New York Hospitals Told to Improve Communication With Patients’ Families


Hospitals in New York state will have to develop protocols for communicating with patients’ families during the coronavirus pandemic, under new guidance issued by the Health Department on Friday, as most patients are prohibited from having supporting persons with them in the hospital.

As hospitals have been overwhelmed with patients and every person is a potential virus carrier, the state had banned most patients from having relatives or friends with them as support persons, with exceptions for pediatric patients, women giving birth, imminent end-of-life situations, and situations where a support person is essential to the care of the patient and therefore deemed “medically necessary.”

The original guidance from the state, issued March 18, said that “hospitals should attempt to provide other forms of communication to meet the needs of their patients,” but many people with hospitalized relatives complained to elected officials about inadequate communication, and not being kept up to date on the status of their loved ones.

Assemblyman Simcha Eichenstein said in a statement on March 31 that he had received “dozens of frantic phone calls from family members that are desperately awaiting status updates on their loved ones.”

“While we are all looking out for each other’s safety, we cannot have thousands of family members left in limbo,” Eichenstein said. “While keeping a no-visitors policy in place, we must find a way to empower patient reps to communicate and serve as a liaison between hospitals and family members.”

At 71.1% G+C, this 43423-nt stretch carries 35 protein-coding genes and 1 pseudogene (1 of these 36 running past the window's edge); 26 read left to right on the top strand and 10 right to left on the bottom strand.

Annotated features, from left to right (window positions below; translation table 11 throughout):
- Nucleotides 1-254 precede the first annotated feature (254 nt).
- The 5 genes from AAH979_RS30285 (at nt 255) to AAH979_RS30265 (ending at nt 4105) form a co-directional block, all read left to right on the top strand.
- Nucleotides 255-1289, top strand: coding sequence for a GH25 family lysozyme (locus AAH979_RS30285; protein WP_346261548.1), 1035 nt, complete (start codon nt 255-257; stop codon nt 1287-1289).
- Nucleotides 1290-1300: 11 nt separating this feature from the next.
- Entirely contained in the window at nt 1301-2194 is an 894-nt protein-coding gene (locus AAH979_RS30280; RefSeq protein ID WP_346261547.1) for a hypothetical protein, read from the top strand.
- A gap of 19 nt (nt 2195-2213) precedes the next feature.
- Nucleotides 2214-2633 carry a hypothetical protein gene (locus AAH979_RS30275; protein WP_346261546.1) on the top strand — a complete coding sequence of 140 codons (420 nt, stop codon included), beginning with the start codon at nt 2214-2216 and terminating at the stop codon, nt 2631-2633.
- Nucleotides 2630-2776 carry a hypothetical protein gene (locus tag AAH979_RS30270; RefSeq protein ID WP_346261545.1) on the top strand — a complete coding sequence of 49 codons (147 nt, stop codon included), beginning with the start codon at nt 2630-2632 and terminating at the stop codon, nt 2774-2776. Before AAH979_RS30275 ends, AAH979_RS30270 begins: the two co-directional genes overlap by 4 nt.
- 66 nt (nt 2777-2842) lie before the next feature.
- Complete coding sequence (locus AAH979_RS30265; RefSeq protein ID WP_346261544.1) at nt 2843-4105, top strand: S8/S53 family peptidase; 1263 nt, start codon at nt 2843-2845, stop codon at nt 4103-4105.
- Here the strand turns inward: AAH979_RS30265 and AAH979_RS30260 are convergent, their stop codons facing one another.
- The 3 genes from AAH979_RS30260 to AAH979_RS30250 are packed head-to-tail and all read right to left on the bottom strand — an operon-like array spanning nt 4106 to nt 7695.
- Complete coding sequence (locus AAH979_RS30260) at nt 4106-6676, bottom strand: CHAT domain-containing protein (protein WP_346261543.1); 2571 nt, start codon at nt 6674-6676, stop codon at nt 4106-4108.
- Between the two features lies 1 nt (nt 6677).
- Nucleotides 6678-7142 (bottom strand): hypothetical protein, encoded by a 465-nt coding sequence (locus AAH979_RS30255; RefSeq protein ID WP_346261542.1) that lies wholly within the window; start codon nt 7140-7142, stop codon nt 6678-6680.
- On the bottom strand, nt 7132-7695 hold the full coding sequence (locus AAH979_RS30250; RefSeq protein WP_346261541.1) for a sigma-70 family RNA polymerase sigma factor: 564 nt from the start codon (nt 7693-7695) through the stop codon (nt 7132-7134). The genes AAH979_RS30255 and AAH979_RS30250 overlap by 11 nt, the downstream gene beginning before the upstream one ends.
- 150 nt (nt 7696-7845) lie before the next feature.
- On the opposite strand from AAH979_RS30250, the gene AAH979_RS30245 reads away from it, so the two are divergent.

On Friday, the Health Department issued new guidelines, which state, “Hospitals should develop clear protocols for communicating with family members or caregivers of any patient who do not have a support person at the bedside. This should include considerations for assisting patient and family member communication through remote methods when possible, for example, via phone or video call.”

Eichenstein applauded the new rules.

“Too much heartache was caused by past restrictive policies,” said the Assemblyman. “Now, families will have a sense of security that hospitals are required to communicate with them.”

Friday’s guidelines also update and clarify other previous rules, such as clearly including in the category of “medically necessary” supporting persons those who are supporting patients “with intellectual and/or developmental disabilities, and patients with cognitive impairments including dementia.”

The new guidance also defines “imminent end-of-life situations” as “a patient who is actively dying, where death is anticipated within less than 24 hours.”

For most “medically necessary,” pediatric, and “end of life” situations, two people may be designated as official support persons, but only one may be in the hospital at a time. For women giving birth, only one person may be designated as a support person.

Support persons must be screened to ensure they do not have COVID-19 symptoms (e.g., fever, sore throat, runny nose, cough, shortness of breath, muscle aches, and diarrhea), wear personal protective equipment, and not leave the patient’s room except when entering and exiting the hospital.

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